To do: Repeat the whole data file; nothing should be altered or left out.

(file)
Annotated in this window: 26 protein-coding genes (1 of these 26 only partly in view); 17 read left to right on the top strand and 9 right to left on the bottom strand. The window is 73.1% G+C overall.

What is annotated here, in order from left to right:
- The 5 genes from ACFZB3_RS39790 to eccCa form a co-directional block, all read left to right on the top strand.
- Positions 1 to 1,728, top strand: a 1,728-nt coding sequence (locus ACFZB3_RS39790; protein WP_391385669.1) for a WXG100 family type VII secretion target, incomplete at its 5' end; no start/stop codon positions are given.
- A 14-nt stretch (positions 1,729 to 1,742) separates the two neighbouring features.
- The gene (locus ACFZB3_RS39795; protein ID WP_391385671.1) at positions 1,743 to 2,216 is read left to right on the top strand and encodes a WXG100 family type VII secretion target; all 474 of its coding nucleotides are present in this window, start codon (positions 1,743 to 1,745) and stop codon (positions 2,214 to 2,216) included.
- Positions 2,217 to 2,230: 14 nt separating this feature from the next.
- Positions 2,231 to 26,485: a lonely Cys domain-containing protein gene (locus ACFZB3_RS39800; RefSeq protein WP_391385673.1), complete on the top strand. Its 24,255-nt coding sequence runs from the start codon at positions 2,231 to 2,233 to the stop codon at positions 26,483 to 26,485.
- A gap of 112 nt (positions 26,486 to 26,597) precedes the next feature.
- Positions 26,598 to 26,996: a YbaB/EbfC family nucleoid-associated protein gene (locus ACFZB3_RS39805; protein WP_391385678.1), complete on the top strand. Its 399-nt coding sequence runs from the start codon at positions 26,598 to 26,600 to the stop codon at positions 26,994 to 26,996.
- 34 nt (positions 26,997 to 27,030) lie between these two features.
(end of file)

Annotated in this window: 26 protein-coding genes (1 of these 26 only partly in view); 17 read left to right on the top strand and 9 right to left on the bottom strand. The window is 73.1% G+C overall.

What is annotated here, in order from left to right:
- The 5 genes from ACFZB3_RS39790 to eccCa form a co-directional block, all read left to right on the top strand.
- Positions 1 to 1,728, top strand: a 1,728-nt coding sequence (locus ACFZB3_RS39790; protein WP_391385669.1) for a WXG100 family type VII secretion target, incomplete at its 5' end; no start/stop codon positions are given.
- A 14-nt stretch (positions 1,729 to 1,742) separates the two neighbouring features.
- The gene (locus ACFZB3_RS39795; protein ID WP_391385671.1) at positions 1,743 to 2,216 is read left to right on the top strand and encodes a WXG100 family type VII secretion target; all 474 of its coding nucleotides are present in this window, start codon (positions 1,743 to 1,745) and stop codon (positions 2,214 to 2,216) included.
- Positions 2,217 to 2,230: 14 nt separating this feature from the next.
- Positions 2,231 to 26,485: a lonely Cys domain-containing protein gene (locus ACFZB3_RS39800; RefSeq protein WP_391385673.1), complete on the top strand. Its 24,255-nt coding sequence runs from the start codon at positions 2,231 to 2,233 to the stop codon at positions 26,483 to 26,485.
- A gap of 112 nt (positions 26,486 to 26,597) precedes the next feature.
- Positions 26,598 to 26,996: a YbaB/EbfC family nucleoid-associated protein gene (locus ACFZB3_RS39805; protein WP_391385678.1), complete on the top strand. Its 399-nt coding sequence runs from the start codon at positions 26,598 to 26,600 to the stop codon at positions 26,994 to 26,996.
- 34 nt (positions 26,997 to 27,030) lie between these two features.